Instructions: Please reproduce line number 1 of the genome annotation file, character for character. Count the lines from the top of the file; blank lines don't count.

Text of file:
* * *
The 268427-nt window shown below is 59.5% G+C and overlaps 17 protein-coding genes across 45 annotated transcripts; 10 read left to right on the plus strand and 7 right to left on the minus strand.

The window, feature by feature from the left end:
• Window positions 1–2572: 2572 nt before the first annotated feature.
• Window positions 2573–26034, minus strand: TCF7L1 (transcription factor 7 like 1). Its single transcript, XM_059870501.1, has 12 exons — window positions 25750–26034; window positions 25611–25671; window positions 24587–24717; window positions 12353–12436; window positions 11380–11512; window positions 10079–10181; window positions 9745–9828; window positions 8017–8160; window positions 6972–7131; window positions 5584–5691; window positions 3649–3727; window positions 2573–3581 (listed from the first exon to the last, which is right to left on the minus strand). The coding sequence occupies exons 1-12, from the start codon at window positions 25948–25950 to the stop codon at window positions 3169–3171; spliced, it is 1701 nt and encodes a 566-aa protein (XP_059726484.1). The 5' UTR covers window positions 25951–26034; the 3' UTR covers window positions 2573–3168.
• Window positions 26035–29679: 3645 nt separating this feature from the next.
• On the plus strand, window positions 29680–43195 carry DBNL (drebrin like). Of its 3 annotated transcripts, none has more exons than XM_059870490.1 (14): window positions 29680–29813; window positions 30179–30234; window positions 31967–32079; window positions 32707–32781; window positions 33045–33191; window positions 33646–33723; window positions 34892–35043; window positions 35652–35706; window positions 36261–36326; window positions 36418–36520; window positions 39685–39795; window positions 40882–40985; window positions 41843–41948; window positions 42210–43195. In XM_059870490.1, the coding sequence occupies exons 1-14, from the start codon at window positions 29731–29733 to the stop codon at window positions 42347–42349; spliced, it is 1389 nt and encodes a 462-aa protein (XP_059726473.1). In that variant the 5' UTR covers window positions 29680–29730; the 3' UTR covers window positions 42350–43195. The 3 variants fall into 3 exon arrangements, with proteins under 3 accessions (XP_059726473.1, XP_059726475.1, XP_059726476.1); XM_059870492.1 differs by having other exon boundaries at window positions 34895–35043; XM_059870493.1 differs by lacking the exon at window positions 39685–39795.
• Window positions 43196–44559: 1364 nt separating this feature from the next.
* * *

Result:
The 268427-nt window shown below is 59.5% G+C and overlaps 17 protein-coding genes across 45 annotated transcripts; 10 read left to right on the plus strand and 7 right to left on the minus strand.